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Australasian New Car Assessment Program
Formation1993 (1993)
ServicesAutomotive safety assessment
Membership (2015)
23 organisations

The Australasian New Car Assessment Program (ANCAP) is a car safety performance assessment programme based in Australia and founded in 1993. ANCAP specialises in the crash testing of automobiles sold in Australia and the publishing of these results for the benefit of consumers. ANCAP provides consumers with transparent advice and information on the level of occupant and pedestrian protection provided by different vehicle models in the most common types of crashes, as well as their ability—through technology—to avoid a crash.

Since 1993, ANCAP has published crash test results (as of 2015) for over 515 passenger and light commercial vehicles sold in Australia and New Zealand. Vehicles are awarded an ANCAP safety rating of between one and five stars indicating the level of safety they provide in the event of a crash. The more stars, the better the vehicle performed in ANCAP tests. To achieve the maximum five-star ANCAP safety rating, a vehicle must achieve the highest standards in all tests and feature advanced safety assist technologies.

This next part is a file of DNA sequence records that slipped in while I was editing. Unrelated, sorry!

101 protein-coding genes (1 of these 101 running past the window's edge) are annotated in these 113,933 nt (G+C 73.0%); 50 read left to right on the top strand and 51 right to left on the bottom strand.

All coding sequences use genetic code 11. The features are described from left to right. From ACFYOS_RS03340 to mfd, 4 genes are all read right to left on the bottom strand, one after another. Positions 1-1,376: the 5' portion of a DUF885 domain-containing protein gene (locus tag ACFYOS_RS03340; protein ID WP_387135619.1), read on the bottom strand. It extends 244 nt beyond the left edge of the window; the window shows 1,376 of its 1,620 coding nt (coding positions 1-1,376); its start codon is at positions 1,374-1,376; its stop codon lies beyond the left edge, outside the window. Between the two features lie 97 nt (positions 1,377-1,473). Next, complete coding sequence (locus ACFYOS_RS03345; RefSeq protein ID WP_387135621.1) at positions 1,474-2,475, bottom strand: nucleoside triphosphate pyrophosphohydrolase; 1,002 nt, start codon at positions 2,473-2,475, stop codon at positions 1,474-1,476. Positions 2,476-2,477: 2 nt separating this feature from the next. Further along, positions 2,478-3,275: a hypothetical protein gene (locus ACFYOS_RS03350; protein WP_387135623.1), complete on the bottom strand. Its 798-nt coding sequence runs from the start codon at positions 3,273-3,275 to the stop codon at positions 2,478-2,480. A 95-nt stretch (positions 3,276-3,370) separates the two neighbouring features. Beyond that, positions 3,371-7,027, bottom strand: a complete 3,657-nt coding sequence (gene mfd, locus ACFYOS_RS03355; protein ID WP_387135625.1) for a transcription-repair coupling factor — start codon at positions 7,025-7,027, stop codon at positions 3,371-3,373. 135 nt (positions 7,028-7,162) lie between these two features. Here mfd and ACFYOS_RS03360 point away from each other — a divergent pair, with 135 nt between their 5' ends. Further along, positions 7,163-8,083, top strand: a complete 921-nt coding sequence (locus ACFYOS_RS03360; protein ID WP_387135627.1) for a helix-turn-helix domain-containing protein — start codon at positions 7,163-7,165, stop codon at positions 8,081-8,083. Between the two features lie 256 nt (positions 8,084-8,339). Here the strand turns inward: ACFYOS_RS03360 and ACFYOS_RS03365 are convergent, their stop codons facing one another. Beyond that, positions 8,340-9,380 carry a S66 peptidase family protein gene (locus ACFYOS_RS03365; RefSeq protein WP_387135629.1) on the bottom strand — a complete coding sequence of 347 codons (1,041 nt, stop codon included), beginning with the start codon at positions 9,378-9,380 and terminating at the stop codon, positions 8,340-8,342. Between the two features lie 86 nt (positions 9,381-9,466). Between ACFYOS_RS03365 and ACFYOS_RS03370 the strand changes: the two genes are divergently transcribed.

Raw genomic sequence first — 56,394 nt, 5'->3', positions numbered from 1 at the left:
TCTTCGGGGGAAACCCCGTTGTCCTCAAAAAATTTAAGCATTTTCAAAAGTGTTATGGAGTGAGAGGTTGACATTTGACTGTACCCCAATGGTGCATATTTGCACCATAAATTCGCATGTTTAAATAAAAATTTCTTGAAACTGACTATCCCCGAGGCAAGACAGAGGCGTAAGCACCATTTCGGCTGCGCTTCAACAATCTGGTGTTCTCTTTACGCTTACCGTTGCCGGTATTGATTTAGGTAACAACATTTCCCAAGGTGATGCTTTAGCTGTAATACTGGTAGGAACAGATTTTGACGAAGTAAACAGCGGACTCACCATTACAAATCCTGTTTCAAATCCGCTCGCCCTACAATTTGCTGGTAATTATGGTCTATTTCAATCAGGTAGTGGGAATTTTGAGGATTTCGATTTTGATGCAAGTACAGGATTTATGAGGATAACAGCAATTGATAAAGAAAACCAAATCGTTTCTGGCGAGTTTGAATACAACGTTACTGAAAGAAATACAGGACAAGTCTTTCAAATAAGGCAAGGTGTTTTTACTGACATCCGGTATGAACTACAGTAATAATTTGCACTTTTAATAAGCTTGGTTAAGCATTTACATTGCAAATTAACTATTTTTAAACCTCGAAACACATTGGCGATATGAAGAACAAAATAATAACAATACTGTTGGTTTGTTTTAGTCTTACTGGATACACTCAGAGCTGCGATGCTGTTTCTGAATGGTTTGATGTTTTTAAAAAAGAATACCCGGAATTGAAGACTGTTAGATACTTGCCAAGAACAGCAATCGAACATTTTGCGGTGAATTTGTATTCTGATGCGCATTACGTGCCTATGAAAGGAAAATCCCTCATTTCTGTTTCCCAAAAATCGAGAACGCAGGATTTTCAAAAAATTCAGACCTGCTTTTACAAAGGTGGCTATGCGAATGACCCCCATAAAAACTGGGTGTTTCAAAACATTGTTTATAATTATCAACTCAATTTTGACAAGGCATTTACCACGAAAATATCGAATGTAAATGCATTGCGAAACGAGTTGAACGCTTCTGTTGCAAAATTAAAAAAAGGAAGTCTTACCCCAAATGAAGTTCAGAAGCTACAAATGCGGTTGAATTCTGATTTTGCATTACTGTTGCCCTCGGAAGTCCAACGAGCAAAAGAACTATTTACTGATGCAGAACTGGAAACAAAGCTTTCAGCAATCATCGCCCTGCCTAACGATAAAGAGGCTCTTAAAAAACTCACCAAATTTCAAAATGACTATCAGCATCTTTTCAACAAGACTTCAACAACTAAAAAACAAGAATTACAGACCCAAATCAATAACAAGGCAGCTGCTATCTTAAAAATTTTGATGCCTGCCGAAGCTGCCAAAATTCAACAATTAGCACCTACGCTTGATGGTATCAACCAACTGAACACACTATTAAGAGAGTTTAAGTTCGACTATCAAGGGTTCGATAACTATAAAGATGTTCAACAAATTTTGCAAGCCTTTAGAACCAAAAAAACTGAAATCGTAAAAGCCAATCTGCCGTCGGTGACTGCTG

In 2018, ANCAP adopted the Euro NCAP protocols, with the scoring tweaked to the local conditions. [1]

Member organisations


The average cost of producing one ANCAP rating is A$750,000 ( US$563,909.77).

In 2019–2020, 95% of all new vehicles sold were tested.

In 2023, an underwater safety test will be introduced. [2]

Comparison groups

The results are grouped into 17 increasingly demanding classes:

  • 1993–1994
  • 1995–1998
  • 1999–2000
  • 2001–2002
  • 2003–2007
  • 2008–2010
  • 2011
  • 2012
  • 2013
  • 2014
  • 2015
  • 2016
  • 2017
  • 2018–2019
  • 2020–2022
  • 2023–2024
  • 2025+


  1. ^ "ANCAP and EuroNCAP now aligned…". Practical Motoring. 1 January 2018. Retrieved 11 July 2020.
  2. ^ "ANCAP to test car underwater safety from 2023". 18 July 2022.

External links